My Latest Endeavour: Developing a Digital Photography Workflow in Linux

I’ve been working quite happily in Ubuntu Linux lately. Of all the typical tasks I perform on my pc, there have only been two real deal-breakers for me in using Linux on a daily basis at home: Digital Photography and AutoCAD. The latter is something I am willing to forego for the time being – doing CAD work at home is not as high on the list as it used to be ;). Digital photography in Linux is something I’m tackling head-on as of late and I think I’m coming to grips with it piece by piece.

I’ve found that the barriers to using Linux for my digital photography are being knocked down bit by bit. Such is the relentless progression of the open-source community. If there is an itch, it will eventually be scratched. On the Windows side, I’ve traditionally used the following tools:

1. Canon’s propietary software for downloading the photos onto my pc.
2. Canon’s Digital Photo Professional for RAW image tweaking and conversion to jpeg (I shoot RAW most of the time).
3. Adobe Photoshop Elements 4 for image editing and for maintaining a catalog of my images.
4. Flickr for publishing photos for online display (with the side-effect of having a duplicate online backup of at least some of my photos.)
5. Blogger’s photo upload for posting specific photos to my blog where I want to have more control than just linking to a Flickr version.
6. Sonic RecordNow for backing up images to DVD for offsite storage.

With Linux I’m finding that I have to really nail down a better-defined workflow but that is not a bad thing. Sometimes being forced to work more thoroughly on a problem can yield new and better results. Here’s how things are shaping up at the present time:

1. F-Spot for importing RAW images from the camera to my hard drive.
2. UFRaw (and more importantly its batch mode) for conversion of RAW images to jpeg format.
3. The GIMP for image editing and tweaking.
4. F-Spot for cataloging and tagging of images into a library.
5. Flickr for publishing photos (see #4. for Windows above)
6. Blogger photo upload (see #5. for Windows above)
7. Gnomebaker for backing up images to removeable media.

Loose Ends and Comments:

  • I would like to find a better method of importing images from my camera in Linux. I’m sure there is one, but I currently can’t find an application that will let me see thumbnails of the RAW files prior to importing the images from the camera. While F-Spot imports my .CR2 files, it doesn’t show me thumbnails of these images *prior* to importing them.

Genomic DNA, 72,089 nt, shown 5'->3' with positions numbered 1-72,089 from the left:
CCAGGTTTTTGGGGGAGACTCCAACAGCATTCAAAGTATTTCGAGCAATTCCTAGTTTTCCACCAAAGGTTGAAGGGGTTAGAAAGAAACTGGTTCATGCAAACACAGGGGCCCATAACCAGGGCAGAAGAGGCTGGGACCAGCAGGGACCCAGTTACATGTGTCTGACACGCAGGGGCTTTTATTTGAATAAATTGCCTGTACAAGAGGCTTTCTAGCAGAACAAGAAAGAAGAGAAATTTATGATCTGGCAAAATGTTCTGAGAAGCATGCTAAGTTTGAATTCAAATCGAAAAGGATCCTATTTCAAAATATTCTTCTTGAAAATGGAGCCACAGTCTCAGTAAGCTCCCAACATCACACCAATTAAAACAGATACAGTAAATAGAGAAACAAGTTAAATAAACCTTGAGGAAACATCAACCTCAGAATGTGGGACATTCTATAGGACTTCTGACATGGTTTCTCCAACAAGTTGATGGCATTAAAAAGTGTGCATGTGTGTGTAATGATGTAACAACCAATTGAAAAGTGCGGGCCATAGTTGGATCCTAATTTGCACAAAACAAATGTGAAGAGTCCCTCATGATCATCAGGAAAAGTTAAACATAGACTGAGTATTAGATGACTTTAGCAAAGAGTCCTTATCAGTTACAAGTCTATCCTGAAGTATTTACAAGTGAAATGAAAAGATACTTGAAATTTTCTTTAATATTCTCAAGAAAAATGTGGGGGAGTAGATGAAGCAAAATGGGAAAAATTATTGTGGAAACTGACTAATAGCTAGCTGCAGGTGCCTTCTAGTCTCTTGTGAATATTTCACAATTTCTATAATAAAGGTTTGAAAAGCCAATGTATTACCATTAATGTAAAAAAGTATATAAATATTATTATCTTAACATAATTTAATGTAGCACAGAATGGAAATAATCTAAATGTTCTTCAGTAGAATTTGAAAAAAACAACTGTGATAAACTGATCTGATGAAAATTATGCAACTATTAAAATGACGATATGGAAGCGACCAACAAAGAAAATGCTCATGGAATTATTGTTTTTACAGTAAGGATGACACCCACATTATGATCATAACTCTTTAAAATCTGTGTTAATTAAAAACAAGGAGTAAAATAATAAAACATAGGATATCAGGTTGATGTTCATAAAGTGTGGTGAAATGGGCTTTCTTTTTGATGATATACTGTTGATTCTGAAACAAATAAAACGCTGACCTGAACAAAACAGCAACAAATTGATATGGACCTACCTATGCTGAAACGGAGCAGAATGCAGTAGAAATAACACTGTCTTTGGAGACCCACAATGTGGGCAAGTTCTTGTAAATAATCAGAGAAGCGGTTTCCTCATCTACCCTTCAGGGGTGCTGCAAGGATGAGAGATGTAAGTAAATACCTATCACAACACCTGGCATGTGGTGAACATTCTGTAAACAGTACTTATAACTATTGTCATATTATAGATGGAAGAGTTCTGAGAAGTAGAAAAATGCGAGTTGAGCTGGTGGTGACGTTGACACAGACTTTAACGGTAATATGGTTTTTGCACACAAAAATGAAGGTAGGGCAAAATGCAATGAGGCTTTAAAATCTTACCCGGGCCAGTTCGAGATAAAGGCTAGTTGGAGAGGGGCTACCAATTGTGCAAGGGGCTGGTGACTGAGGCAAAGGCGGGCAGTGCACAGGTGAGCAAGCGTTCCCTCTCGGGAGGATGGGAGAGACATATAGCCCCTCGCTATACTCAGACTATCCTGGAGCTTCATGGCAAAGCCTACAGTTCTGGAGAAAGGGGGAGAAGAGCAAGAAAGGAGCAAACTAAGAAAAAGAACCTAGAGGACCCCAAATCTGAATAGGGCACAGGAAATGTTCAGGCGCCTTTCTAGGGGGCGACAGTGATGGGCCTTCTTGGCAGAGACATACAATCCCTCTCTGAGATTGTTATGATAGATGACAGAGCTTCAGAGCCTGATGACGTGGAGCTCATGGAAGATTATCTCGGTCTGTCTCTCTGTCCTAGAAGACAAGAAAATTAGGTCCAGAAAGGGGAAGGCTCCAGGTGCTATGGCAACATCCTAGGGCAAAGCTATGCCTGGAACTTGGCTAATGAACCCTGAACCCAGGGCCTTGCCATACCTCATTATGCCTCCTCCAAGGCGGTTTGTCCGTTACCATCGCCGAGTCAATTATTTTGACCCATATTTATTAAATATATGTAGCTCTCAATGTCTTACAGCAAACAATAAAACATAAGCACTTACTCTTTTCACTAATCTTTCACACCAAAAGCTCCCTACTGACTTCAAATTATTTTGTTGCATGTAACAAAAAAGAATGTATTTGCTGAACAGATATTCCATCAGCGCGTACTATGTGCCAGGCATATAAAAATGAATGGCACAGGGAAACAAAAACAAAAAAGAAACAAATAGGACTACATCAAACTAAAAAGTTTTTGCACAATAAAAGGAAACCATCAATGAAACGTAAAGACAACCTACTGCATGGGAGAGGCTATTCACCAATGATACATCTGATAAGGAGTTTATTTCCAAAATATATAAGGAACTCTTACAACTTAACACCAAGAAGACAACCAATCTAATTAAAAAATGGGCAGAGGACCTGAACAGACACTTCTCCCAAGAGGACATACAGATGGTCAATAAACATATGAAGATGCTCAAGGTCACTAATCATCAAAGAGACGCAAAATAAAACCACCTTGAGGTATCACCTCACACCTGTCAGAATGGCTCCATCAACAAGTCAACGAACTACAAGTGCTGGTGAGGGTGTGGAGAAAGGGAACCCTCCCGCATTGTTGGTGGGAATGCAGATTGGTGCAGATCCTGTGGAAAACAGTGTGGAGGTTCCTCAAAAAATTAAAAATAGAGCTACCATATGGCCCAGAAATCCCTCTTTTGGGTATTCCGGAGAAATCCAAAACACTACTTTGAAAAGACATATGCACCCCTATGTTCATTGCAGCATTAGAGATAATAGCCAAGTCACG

• While utilizing UFRaw in batch mode on the command line works flawlessly, it makes converting 15 out of 25 RAW images a bit of a hassle (it’s much easier to convert one or convert all of them). A simple GUI with RAW thumbnail selection would be ideal here. Perhaps my interest in Python programming will come in handy here [cue big guffaw].

  • Currently UFRaw doesn’t carry over the EXIF metafile information when it converts my .CR2 images to jpeg. I have to use a program called ExifTool to do this. I just realized this so the latest photos I’ve posted to Flickr are missing any EXIF information. (Everyone should realize that not all image editing software will keep all the EXIF info intact when editing an image, so sometimes when you edit a photo before uploading it to Flickr it might be missing some or all of the EXIF info. – something that might piss off Kent Newsome 😉 )

  • Printing photos in Linux is still a big unknown for me. I’m a bit unsure about colour management and printer control within Linux. Then again, I haven’t spent a lot of time on it.

Conclusions:

I’m quite pleased with using Ubuntu Linux at home with regards to digital image workflow. There are still challenges to overcome. Call me a masochist, but I do enjoy the challenges. As a card-carrying linux newbie, please point out any corrections or helpful information that you might have or know about in a email to me or even better, post it in the comments.

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3 Responses to “My Latest Endeavour: Developing a Digital Photography Workflow in Linux”

  1. Sybren Stüvel Says:

    You can use Digikam to get the images from your camera. Along with the appropriate kipi-plugin, it’ll show thumbnails for the raw images.

  2. Anonymous Says:

    Have you tried Rawstudio? Ver. 0.5 came out a month ago, and includes batch processing.

  3. RichardQuerin Says:

    Yup. Currently I’m using Rawstudio 0.5. and its batch processing features. Thanks for the comment.

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